Kind words but no help is offered
NOBODY likes former colleagues talking out of turn and the International Monetary Fund is no exception.
The Washington-based fund could not hide its irritation yesterday with the fund's former mission chief to Ireland, Ashoka Mody, who now works in the pleasant confines of Princeton University.
Who is right? The easy answer is that Mr Mody could have spoken out earlier when he still ran the IMF's operations here.
But that is a little too glib. The situation has changed as Europe slides into recession.
Besides, the IMF has always been more concerned about austerity and has said many of the same things Mr Mody said. Both basically believe that any more austerity would be bad, but they differ on the detail.
The divergence between the IMF and the rest of the troika, which remains broadly in favour of austerity, has been obvious for about a year, leaving many people in Ireland to believe that the IMF is on our side while Europe is against us.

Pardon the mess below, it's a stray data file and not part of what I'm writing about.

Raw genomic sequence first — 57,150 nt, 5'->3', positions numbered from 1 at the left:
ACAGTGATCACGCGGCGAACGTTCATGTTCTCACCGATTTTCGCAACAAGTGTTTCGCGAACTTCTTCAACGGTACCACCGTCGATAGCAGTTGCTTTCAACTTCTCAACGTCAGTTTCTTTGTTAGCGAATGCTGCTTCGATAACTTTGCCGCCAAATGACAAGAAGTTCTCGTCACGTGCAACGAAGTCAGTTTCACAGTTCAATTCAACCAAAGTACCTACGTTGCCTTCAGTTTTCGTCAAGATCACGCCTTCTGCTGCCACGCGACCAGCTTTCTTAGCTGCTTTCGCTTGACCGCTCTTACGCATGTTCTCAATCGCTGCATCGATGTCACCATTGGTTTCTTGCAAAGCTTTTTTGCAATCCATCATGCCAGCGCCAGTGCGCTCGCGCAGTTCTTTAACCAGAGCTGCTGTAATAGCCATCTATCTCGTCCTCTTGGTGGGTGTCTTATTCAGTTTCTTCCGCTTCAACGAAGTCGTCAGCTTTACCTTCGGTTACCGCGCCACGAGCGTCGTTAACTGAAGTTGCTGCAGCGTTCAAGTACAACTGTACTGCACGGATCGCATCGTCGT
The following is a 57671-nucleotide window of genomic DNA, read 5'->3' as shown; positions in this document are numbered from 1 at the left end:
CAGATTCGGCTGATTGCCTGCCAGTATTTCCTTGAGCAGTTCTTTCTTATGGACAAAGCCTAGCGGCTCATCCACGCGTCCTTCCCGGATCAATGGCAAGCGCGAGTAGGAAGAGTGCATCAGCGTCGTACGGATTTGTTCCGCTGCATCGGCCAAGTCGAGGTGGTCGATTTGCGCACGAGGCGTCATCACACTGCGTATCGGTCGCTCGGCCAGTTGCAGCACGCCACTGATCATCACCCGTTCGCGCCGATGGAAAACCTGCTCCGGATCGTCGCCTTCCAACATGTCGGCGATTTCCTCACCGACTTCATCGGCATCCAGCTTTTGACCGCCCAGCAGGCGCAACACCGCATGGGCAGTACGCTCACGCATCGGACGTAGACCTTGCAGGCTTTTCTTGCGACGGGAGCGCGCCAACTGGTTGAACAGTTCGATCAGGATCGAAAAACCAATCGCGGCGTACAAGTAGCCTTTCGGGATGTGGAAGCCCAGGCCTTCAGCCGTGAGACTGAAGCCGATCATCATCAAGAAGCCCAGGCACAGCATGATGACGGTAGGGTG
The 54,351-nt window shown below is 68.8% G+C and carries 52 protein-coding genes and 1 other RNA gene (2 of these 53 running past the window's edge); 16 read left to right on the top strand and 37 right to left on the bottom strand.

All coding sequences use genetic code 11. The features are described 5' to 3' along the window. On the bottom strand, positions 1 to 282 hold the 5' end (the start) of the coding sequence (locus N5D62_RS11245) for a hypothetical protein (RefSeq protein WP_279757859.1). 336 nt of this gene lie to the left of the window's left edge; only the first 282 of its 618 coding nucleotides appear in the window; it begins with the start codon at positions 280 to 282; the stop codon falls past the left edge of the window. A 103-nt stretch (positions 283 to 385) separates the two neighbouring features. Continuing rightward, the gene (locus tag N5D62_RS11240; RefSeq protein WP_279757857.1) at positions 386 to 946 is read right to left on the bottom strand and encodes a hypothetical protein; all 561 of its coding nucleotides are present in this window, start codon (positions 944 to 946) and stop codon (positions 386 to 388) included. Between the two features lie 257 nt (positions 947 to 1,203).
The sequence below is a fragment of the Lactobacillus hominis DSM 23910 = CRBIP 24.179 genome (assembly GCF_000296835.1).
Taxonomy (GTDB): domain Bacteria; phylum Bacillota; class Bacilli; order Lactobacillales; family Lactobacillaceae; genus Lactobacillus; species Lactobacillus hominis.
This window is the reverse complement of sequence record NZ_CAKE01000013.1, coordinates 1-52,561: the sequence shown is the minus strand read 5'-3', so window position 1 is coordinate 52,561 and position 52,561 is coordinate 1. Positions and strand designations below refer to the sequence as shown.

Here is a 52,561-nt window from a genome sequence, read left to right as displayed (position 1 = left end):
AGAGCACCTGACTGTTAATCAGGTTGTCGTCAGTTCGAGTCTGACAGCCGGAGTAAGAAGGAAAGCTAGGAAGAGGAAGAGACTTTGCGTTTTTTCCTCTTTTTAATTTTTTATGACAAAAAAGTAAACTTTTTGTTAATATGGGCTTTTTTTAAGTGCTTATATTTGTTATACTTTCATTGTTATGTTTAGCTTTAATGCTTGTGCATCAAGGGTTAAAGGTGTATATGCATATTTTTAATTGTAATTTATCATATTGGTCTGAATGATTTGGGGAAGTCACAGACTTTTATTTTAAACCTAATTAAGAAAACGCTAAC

That belief is a travesty. In fact, while the IMF calls for less austerity, it has made it clear in word and deed that it has no intention of putting its money where its mouth is.
That means the IMF and Mr Mody are effectively calling for Europe to relax austerity at Europe's expense.
The galling thing for Europe is that it, not the IMF, has already relaxed austerity here several times by pushing out the dates for debt repayment at very low rates.
More than anything else it is this decision, taken earlier this year, which has put Ireland on a firm economic footing.
So while the IMF distances itself from Mr Mody, the the organisation and the good professor have more in common than might appear at first glance. Both offer kind words but neither is in a position to offer the concrete help.